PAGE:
Order is wrong and
should not be
defended,' says a
bipartisan group of
over 70 former U.S.
The American Spark
Trump’s Ban On Arabs Wrong, Say U.S. Attorneys
By Cliff Montgomery - Jan. 31st, 2017
Trump’s first ten days in the White House have been quite a fascinating study in barely controlled chaos. But it
appears that nothing has caused quite as much confusion and controversy as Executive Order 13769, the
infamous order which suspends U.S. entry for citizens of Syria, Iraq, Iran, Sudan, Libya, Yemen and Somalia
for 90 days - even if those individuals possess a valid non-diplomatic visa.
The executive order also suspends for 120 days the U.S. Refugee Admissions Program (USRAP), and
indefinitely suspends the program for Syrian refugees fleeing their country’s civil war and the terrorist group
ISIS (the Islamic State of Iraq and Syria).
The order has not yet been officially printed in the Federal Register for public perusal; it is slated to be printed
in the Register on Feb. 1st. But it appears the order already has been released by Trump’s press secretary; it
may be found on DocumentCloud.
Like commentators working for the Washington Post, Bloomberg News and NPR, this reporter would like to
point out that Trump’s multi-nation ban “doesn’t include any countries from which radicalized Muslims [have
come and] have actually killed Americans in the U.S. since Sept. 11, 2001,” as NPR succinctly put it.
Those countries which have produced such terrorists include Saudi Arabia and Egypt - two Muslim-majority
countries not on President Trump’s list. It is perhaps curious that those two nations are countries in which the
Trump Organization appears to have pursued lucrative business arrangements.
For instance, “Trump lists companies on his FEC [Federal Election Commission] filing possibly related to a
development project in Jeddah, Saudi Arabia’s second-biggest city, located outside Mecca,” according to
“Trump [also] lists two companies on his FEC filing possibly related to business in Egypt: Trump Marks Egypt
and Trump Marks Egypt LLC,” added Bloomberg.
Retired General Michael Hayden has worked for both Republican and Democratic presidents, in a variety of
top-level positions. During a discussion on NPR, Hayden pulled no punches in describing the possible effect
of this controversial executive order:
“It's a horrible move. It is a political, ideological move driven by the language of the [Trump] campaign
and ... in fact what [the U.S. is] doing now has probably made us less safe today than we were Friday
morning before th[e] [executive order] happened. Because we are now living the worst jihadist narrative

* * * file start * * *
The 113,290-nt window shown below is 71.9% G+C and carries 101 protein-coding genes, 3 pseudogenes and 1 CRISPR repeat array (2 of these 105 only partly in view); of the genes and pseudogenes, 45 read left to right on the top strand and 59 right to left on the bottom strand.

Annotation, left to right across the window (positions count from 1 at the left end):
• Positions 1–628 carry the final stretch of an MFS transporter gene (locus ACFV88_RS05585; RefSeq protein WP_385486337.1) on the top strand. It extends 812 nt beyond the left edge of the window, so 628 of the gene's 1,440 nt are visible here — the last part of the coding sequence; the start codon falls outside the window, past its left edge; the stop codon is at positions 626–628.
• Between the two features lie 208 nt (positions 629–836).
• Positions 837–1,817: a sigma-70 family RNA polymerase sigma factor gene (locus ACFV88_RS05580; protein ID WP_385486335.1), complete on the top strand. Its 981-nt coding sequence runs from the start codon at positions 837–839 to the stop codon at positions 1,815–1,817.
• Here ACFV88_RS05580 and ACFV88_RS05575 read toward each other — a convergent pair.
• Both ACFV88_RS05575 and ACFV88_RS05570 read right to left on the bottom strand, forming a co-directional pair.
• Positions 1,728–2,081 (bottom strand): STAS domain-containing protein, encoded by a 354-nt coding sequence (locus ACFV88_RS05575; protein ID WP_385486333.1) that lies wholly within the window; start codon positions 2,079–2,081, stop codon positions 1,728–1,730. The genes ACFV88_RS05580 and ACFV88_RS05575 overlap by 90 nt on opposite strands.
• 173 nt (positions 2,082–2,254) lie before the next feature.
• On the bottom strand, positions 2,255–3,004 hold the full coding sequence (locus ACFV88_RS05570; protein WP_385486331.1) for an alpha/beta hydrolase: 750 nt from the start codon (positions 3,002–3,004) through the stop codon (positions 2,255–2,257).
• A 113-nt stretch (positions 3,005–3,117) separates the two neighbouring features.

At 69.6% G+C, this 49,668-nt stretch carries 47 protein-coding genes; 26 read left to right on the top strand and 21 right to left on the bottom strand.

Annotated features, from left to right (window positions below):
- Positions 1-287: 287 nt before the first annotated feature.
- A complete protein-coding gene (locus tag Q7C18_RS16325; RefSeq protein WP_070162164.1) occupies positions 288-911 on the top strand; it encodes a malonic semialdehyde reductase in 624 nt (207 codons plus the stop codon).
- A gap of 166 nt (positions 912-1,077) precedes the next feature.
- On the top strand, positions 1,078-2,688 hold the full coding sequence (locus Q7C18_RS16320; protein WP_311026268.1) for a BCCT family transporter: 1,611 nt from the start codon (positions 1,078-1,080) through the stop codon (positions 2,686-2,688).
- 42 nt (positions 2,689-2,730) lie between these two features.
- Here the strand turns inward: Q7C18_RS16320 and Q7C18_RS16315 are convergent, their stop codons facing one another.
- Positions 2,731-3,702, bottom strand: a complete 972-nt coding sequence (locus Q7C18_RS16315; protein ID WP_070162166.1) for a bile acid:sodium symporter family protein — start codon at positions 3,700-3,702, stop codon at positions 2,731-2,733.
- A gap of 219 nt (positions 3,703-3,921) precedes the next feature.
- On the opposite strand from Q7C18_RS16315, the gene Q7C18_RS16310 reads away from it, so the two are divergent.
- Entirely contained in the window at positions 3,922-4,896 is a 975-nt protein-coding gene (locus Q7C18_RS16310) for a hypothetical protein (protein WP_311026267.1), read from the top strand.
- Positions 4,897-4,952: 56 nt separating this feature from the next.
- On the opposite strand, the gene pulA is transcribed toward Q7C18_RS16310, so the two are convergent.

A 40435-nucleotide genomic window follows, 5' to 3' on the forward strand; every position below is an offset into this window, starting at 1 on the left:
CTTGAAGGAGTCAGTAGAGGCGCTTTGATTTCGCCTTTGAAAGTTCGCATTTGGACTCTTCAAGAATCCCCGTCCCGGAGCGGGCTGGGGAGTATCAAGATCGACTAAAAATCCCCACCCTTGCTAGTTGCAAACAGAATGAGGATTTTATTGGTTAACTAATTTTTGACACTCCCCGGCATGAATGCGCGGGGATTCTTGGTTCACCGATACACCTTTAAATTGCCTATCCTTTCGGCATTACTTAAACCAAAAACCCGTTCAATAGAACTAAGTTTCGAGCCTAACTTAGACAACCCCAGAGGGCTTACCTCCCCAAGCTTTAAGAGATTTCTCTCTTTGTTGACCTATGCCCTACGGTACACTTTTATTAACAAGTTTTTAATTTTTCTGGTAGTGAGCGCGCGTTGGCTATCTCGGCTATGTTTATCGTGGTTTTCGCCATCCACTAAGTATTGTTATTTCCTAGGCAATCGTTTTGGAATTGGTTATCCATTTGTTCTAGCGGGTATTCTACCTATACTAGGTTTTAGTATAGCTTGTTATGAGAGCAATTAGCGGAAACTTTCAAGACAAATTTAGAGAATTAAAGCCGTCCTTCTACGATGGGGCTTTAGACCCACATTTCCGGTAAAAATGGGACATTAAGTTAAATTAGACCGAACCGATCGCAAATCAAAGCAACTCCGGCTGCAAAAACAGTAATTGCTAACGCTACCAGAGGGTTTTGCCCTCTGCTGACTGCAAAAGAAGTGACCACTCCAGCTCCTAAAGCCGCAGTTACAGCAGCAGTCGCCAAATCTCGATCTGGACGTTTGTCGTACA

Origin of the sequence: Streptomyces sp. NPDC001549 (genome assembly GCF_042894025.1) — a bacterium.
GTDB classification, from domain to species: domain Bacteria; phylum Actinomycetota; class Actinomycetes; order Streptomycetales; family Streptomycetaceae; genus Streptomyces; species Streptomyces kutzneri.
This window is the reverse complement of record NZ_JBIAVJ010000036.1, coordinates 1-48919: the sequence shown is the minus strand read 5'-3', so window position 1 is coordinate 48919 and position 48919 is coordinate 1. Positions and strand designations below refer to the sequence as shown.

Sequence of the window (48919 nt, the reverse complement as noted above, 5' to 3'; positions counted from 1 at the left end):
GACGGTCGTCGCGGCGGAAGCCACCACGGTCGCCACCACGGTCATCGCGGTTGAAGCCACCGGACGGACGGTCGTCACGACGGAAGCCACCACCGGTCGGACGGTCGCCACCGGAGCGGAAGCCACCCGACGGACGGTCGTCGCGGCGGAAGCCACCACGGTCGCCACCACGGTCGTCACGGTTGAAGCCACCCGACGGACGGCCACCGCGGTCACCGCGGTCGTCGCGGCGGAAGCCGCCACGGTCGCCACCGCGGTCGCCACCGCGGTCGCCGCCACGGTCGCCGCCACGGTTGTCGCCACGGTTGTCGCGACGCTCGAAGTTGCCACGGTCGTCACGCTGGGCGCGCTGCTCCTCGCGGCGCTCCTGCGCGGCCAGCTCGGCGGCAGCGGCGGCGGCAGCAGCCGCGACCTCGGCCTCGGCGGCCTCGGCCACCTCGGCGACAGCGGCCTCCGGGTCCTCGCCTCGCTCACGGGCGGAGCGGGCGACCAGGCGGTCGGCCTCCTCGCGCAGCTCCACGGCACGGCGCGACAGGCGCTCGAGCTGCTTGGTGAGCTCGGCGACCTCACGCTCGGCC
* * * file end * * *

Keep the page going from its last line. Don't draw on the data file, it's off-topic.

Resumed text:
possible: that there is undying enmity between Islam and the West.
“Muslims out there who were not part of the jihadist movement are now being shown that the story they
were being told by the jihadists—"They hate us, they're our enemy"—that's being acted out by the
“And frankly, at a humanitarian level, it's an abomination.”
On January 30th, then-Acting Attorney General Sally Yates ordered that Justice Department attorneys would
not be allowed to defend Trump’s executive order on Arab aliens in court.
Yates stated that she felt the executive order violated the Justice Department’s “solemn obligation to always
seek justice and stand for what is right,” adding that she was not “convinced that the executive order is lawful.”
Trump - who it appears is not used to dealing with people who have an opinion different from his own - fired
her almost immediately.
The firing of the acting Attorney General for exhibiting an act of legal and moral conscience has produced an
interesting response from a bipartisan group of over 70 former U.S. attorneys, 50 of whom served under
Republican administrations. They declared in their statement:
“If we were called upon to defend the Executive Order, could we do it within the guidelines we learned and
lived by as lawyers for the United States? We could not.
“We could not candidly tell a court, consistent with these principles, that the Executive Order is not, in fact, a
thinly veiled attempt to exclude Muslims from certain countries based on their religion.
“We could not candidly tell a court that the United States has the right to turn away refugees fleeing grave
danger, even though they have already been fully vetted and approved for admission.
“We could not candidly tell a court, consistent with these principles, that the United States has the right to bar
admission to people who are otherwise lawfully permitted to enter the United States, based solely on the fact
that others of their religion are perceived to be potential security threats.
“We could not candidly tell a court that the United States has the right to detain or forcibly return people who
have lawfully traveled here, based solely on their religion and country of origin.
“If asked whether the language of the Executive Order would permit the President to give preference to
Christians over Muslims for admission to the United States, a position the President has publicly expressed,
we would have to say, yes, the language would allow that.
“If asked whether such a religious preference comports with our Constitution, we would have to say we do not
“In short, the Executive Order is inimical to the values of the Justice Department and the United States, most
significantly, that individuals may not be treated more harshly under the law solely on account of their religion.
In our view that is exactly what the Executive Order does, and is intended to do.
“It would be our job, if we were representing the United States today, to say, no, this Executive Order is wrong
and should not be defended. Acting Attorney General Yates was right to refuse to do so.
“If her successor wishes to follow in the finest traditions of the Justice Department, he will reverse course and
do the same.”
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